I don't know who to blame for this. Do we blame Cobo? The Detroit Auto Dealers Association? Kevyn Orr? Mike Duggan? Either way, someone's got to fix the ridiculous parking situation for the Detroit auto show's press preview days.
There are more than 5,200 journalists at NAIAS this year which is 10% more than last year. The show has grown every year — exponentially since the big crash. And yet parking is still stuck in the dark ages.
When I first started going to the auto show as a journalist a few years ago, I remember there were no card readers on the roof of Cobo Center, but card readers for the underground parking. This was late 2000s. There was no excuse for an exhibition center Cobo's size to not have a basic card reader in its largest parking space.
Once, I had to park to the side, run inside four floors down to the ATM (and pay the extra fees) and come back up just to get past the gate. But I'm not just thinking of myself. How about all those out-of-towners who had to have gone through the same thing? Great first impression in Detroit, right?
Relatively speaking, parking on the roof should be an easy task. It's where everyone parks, and it's where organizers advise you to park online. If you don't have a pass, you can pay the $10. It should be that easy. This year, however, is especially insane.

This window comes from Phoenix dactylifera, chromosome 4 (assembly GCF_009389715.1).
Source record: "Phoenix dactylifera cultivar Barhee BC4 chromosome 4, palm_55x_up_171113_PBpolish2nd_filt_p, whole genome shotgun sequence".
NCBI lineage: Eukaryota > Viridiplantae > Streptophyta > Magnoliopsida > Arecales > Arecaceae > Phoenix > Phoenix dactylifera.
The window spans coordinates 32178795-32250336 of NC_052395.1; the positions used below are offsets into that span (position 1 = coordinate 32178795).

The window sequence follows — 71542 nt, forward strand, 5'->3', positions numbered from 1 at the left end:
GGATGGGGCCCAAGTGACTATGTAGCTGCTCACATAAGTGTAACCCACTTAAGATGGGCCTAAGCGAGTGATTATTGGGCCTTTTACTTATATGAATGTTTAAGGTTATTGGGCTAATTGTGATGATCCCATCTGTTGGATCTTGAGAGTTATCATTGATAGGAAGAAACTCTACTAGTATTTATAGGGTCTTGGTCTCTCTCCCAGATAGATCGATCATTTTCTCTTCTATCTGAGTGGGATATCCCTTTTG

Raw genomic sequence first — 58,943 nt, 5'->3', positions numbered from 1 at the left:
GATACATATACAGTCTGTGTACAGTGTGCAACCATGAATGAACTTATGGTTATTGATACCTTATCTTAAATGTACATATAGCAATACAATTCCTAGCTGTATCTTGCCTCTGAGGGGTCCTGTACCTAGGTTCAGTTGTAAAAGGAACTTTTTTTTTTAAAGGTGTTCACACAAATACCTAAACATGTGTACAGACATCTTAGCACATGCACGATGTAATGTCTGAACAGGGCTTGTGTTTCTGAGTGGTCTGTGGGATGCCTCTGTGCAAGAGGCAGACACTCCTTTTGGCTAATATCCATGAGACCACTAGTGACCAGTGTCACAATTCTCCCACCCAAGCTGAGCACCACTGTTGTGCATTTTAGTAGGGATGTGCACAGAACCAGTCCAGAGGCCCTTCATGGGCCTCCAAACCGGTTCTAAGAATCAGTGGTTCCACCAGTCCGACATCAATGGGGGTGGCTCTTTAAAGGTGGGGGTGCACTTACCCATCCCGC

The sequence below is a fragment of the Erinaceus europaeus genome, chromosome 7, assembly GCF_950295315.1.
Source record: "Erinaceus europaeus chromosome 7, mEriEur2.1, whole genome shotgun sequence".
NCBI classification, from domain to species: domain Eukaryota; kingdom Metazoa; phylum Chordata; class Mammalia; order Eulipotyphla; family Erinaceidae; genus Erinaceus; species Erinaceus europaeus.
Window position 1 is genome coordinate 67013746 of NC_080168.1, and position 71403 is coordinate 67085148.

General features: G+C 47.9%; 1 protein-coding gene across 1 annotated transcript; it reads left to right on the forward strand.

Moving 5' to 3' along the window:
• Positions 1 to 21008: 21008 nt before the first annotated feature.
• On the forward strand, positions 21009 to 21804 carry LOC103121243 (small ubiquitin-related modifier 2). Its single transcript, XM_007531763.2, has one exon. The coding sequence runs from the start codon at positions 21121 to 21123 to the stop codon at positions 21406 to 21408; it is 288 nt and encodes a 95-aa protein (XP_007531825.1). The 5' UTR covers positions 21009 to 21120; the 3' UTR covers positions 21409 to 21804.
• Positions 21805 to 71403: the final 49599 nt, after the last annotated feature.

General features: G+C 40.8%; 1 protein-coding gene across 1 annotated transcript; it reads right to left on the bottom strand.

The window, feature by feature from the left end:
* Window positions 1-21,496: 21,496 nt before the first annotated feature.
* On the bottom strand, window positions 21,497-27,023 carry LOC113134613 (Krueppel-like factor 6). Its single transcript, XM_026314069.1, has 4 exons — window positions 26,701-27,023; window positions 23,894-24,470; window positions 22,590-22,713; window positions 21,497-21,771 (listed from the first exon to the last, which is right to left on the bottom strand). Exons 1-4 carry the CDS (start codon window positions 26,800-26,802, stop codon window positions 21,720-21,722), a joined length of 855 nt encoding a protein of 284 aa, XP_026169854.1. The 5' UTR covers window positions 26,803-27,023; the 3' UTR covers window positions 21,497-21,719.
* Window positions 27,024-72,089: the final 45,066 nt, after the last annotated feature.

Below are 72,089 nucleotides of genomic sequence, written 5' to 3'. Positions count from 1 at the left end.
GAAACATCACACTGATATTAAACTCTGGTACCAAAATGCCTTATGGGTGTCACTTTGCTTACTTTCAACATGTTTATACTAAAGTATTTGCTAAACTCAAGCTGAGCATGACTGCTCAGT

Talking with a few journalists at various parties last night, I found out a few things. One guy says that apparently the night before — the night before! — journalists arrived at Cobo, someone made a decision to not allow people with parking passes to park on the roof and only allow people with some kind of special permit. Passes are sent to journalists weeks before the show.
If you wanted to pay to park on the roof, you couldn't do that either. Usually if I don't have a pass beforehand, I just pay. Unbeknownst to what was going on, when I approached the guard to get on the roof, he wouldn't let me through. I drove past him anyway (like a boss!). I paid my usual $10, but the parking attendant in the booth said I technically wasn't supposed to do that because of the new rule (that even he wasn't clear on). Anyhow, even though I was basically parking illegally, I wasn't towed. So yeah, that's how you sneak onto the roof of Cobo Center.
Another writer I talked to said she also had a pass and was turned away, and ended up paying $45 just to get herself and a co-worker in another car on the roof. Now if that's two cars, and parking is $10, how did it turn out to be $45?
Nobody knows what the hell to do when it comes to parking for a two long-ass grueling days of being trapped in a convention center, and this is a problem. And this problem shouldn't be hard to iron out. Whoever's in charge of this, get it together.
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